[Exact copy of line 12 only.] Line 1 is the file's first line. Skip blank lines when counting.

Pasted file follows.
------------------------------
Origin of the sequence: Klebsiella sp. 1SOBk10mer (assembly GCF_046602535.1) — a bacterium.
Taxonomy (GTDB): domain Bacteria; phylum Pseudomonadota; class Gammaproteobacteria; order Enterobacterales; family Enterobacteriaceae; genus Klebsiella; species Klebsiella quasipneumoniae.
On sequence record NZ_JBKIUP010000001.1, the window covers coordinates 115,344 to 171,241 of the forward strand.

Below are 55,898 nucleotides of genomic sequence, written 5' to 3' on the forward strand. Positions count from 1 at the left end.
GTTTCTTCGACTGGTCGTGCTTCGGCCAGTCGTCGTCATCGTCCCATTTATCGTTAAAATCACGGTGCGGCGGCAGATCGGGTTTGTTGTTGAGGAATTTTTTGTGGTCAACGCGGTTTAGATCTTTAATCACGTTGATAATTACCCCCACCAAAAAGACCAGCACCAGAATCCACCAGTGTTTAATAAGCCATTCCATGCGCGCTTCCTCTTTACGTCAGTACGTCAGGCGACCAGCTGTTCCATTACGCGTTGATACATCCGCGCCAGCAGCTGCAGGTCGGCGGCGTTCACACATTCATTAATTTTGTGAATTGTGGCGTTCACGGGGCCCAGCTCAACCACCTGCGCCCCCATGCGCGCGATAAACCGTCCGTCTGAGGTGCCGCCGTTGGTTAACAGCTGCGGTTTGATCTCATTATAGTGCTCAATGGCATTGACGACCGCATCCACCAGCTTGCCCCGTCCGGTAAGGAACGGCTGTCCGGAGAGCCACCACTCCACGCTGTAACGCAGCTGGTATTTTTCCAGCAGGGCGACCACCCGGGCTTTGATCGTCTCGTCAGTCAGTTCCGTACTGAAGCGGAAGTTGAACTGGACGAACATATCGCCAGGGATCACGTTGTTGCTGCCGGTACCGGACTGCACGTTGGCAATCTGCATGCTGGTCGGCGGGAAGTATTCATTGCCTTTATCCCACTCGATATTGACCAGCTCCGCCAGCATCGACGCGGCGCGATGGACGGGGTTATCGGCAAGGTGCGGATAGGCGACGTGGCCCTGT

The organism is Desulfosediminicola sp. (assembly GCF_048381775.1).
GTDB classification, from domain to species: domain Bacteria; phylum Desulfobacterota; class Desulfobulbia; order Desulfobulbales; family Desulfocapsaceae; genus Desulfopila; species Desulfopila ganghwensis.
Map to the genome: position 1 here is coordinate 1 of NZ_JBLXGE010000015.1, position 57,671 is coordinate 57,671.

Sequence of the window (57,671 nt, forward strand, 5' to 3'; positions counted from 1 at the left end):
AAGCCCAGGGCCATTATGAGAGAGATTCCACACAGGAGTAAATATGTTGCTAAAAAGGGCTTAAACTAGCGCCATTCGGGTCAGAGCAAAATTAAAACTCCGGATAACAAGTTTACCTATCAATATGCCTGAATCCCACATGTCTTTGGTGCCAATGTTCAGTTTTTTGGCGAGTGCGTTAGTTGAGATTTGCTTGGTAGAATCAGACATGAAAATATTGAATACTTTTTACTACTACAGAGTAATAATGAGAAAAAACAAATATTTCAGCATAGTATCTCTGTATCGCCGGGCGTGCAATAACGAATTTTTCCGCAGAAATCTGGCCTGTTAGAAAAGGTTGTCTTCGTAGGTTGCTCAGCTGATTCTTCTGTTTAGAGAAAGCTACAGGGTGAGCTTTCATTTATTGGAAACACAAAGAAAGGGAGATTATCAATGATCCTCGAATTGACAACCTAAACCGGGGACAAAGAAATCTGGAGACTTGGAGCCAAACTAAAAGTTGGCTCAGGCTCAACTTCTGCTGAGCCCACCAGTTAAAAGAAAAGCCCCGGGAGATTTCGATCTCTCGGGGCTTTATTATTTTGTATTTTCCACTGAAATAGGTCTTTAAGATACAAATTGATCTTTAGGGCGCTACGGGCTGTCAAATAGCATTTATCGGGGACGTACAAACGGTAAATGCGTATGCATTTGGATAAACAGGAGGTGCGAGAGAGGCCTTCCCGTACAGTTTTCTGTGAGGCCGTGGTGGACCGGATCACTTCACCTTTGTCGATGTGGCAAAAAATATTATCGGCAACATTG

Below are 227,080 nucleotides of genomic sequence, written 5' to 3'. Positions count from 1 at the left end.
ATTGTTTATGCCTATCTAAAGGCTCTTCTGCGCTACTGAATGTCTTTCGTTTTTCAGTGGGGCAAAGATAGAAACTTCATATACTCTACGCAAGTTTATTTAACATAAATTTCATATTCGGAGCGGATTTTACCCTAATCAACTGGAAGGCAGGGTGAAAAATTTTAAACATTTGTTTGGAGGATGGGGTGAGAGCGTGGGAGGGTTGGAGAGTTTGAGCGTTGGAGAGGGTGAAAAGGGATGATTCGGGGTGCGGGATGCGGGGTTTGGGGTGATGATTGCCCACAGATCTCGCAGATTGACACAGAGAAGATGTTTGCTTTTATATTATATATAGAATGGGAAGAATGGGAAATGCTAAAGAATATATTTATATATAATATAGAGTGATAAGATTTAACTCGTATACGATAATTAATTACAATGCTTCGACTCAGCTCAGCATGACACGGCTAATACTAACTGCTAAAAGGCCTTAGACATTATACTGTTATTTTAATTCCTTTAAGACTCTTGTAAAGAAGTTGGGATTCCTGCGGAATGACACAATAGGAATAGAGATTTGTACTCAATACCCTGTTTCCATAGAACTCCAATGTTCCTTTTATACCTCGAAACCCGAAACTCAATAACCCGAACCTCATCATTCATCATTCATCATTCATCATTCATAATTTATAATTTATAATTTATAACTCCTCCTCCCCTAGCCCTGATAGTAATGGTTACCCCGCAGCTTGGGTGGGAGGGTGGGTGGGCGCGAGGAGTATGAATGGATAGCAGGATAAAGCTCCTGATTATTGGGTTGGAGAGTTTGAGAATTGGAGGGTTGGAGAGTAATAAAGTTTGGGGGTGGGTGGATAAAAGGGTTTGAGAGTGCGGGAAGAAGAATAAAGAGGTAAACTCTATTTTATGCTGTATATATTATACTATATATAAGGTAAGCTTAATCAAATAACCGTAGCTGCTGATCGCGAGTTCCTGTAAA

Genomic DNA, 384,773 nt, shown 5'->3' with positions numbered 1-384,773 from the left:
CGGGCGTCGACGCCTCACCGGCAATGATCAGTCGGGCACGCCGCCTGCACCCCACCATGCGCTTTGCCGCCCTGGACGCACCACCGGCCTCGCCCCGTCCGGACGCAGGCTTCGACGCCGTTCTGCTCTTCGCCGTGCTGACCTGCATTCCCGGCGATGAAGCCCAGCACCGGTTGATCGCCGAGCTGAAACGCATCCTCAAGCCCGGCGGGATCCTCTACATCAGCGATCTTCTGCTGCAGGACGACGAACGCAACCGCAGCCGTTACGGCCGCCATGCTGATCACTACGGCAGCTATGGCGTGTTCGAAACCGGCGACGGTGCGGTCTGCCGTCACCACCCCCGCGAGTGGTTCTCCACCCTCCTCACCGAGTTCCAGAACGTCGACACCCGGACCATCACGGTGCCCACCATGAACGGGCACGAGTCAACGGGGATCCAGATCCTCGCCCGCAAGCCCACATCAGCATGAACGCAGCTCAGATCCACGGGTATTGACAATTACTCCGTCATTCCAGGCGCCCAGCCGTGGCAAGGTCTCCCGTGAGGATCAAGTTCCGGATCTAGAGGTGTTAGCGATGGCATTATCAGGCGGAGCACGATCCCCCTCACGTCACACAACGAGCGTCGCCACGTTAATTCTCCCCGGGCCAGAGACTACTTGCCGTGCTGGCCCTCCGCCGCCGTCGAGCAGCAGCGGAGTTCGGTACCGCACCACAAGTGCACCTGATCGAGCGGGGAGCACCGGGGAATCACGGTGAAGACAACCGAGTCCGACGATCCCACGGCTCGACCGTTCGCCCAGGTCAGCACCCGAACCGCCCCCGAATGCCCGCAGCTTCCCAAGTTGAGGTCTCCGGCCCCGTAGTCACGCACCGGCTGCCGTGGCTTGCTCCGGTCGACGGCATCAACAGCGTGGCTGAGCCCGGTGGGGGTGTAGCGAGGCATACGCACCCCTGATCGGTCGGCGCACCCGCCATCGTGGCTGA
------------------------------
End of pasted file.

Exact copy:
ATTGTTTATGCCTATCTAAAGGCTCTTCTGCGCTACTGAATGTCTTTCGTTTTTCAGTGGGGCAAAGATAGAAACTTCATATACTCTACGCAAGTTTATTTAACATAAATTTCATATTCGGAGCGGATTTTACCCTAATCAACTGGAAGGCAGGGTGAAAAATTTTAAACATTTGTTTGGAGGATGGGGTGAGAGCGTGGGAGGGTTGGAGAGTTTGAGCGTTGGAGAGGGTGAAAAGGGATGATTCGGGGTGCGGGATGCGGGGTTTGGGGTGATGATTGCCCACAGATCTCGCAGATTGACACAGAGAAGATGTTTGCTTTTATATTATATATAGAATGGGAAGAATGGGAAATGCTAAAGAATATATTTATATATAATATAGAGTGATAAGATTTAACTCGTATACGATAATTAATTACAATGCTTCGACTCAGCTCAGCATGACACGGCTAATACTAACTGCTAAAAGGCCTTAGACATTATACTGTTATTTTAATTCCTTTAAGACTCTTGTAAAGAAGTTGGGATTCCTGCGGAATGACACAATAGGAATAGAGATTTGTACTCAATACCCTGTTTCCATAGAACTCCAATGTTCCTTTTATACCTCGAAACCCGAAACTCAATAACCCGAACCTCATCATTCATCATTCATCATTCATCATTCATAATTTATAATTTATAATTTATAACTCCTCCTCCCCTAGCCCTGATAGTAATGGTTACCCCGCAGCTTGGGTGGGAGGGTGGGTGGGCGCGAGGAGTATGAATGGATAGCAGGATAAAGCTCCTGATTATTGGGTTGGAGAGTTTGAGAATTGGAGGGTTGGAGAGTAATAAAGTTTGGGGGTGGGTGGATAAAAGGGTTTGAGAGTGCGGGAAGAAGAATAAAGAGGTAAACTCTATTTTATGCTGTATATATTATACTATATATAAGGTAAGCTTAATCAAATAACCGTAGCTGCTGATCGCGAGTTCCTGTAAA